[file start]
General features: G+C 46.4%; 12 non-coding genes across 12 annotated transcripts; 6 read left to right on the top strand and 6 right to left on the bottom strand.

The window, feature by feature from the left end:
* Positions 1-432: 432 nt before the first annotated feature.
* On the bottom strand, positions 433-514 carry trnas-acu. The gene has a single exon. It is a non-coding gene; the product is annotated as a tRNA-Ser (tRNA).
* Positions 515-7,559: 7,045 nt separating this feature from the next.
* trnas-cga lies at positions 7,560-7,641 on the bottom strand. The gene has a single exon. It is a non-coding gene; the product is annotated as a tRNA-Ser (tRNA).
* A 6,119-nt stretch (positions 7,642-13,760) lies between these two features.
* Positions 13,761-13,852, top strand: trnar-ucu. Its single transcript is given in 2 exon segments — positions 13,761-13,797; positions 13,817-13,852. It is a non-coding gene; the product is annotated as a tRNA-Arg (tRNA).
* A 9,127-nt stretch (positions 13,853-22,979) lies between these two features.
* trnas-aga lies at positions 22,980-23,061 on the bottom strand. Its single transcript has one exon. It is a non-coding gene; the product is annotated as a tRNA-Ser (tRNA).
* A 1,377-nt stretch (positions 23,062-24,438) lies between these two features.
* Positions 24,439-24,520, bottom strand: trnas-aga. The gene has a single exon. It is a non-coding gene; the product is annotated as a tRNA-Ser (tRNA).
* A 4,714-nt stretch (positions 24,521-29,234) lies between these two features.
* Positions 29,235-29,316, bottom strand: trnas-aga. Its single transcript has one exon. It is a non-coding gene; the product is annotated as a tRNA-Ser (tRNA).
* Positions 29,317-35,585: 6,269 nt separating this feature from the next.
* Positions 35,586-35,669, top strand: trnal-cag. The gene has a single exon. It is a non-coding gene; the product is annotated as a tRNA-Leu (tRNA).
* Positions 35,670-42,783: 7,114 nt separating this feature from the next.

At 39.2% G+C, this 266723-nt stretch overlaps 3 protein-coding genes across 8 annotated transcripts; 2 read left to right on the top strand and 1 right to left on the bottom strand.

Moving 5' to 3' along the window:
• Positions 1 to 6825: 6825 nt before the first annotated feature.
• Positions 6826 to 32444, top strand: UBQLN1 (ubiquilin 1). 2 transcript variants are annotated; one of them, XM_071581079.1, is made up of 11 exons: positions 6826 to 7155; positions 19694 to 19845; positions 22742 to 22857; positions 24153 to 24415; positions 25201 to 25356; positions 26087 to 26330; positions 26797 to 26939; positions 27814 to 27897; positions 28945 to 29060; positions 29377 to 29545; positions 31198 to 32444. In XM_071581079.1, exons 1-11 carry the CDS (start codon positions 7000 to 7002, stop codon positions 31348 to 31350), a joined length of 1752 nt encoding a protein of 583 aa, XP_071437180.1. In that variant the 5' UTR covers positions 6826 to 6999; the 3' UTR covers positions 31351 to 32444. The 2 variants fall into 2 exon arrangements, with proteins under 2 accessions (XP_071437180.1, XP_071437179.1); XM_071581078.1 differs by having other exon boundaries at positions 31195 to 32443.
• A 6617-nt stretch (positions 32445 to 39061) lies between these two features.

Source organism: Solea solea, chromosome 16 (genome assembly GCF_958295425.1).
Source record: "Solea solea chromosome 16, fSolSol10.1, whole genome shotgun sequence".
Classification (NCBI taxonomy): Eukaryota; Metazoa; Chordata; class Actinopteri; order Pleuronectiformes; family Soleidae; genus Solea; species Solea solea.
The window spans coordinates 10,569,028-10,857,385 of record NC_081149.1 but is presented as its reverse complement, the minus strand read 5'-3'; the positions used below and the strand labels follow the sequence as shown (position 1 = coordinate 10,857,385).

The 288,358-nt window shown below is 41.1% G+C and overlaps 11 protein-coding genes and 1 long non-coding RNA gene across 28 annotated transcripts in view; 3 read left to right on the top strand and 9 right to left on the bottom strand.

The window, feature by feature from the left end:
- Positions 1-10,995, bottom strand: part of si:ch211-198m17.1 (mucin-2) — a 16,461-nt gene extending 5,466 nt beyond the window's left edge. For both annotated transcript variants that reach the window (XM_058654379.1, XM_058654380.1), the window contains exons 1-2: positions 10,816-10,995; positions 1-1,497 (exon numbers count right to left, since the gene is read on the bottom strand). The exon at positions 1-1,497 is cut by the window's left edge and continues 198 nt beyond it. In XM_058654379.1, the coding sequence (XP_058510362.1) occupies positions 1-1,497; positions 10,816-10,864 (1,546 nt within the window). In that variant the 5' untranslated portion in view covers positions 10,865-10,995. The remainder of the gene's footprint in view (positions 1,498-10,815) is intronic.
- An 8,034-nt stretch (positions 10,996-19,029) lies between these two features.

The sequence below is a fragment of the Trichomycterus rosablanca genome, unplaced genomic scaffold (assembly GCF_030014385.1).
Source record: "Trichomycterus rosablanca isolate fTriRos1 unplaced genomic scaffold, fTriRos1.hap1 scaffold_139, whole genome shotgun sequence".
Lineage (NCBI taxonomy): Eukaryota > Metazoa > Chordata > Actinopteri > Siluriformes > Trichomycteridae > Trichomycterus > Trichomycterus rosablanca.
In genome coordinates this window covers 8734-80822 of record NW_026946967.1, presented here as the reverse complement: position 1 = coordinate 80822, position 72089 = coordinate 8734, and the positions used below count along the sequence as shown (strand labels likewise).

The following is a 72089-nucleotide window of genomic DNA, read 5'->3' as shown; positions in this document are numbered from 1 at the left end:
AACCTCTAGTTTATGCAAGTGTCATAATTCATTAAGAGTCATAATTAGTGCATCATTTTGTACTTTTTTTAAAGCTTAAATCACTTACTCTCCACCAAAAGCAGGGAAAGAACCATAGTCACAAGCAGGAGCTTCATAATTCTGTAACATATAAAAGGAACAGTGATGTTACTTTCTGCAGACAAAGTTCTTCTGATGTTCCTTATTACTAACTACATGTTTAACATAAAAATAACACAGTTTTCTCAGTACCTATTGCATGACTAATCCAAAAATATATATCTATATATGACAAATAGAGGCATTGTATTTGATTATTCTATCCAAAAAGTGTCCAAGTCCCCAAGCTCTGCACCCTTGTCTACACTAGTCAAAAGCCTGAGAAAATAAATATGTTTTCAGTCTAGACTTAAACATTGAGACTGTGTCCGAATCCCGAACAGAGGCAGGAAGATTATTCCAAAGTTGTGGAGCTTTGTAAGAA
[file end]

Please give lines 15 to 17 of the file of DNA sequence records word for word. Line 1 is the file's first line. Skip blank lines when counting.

* Positions 29,317-35,585: 6,269 nt separating this feature from the next.
* Positions 35,586-35,669, top strand: trnal-cag. The gene has a single exon. It is a non-coding gene; the product is annotated as a tRNA-Leu (tRNA).
* Positions 35,670-42,783: 7,114 nt separating this feature from the next.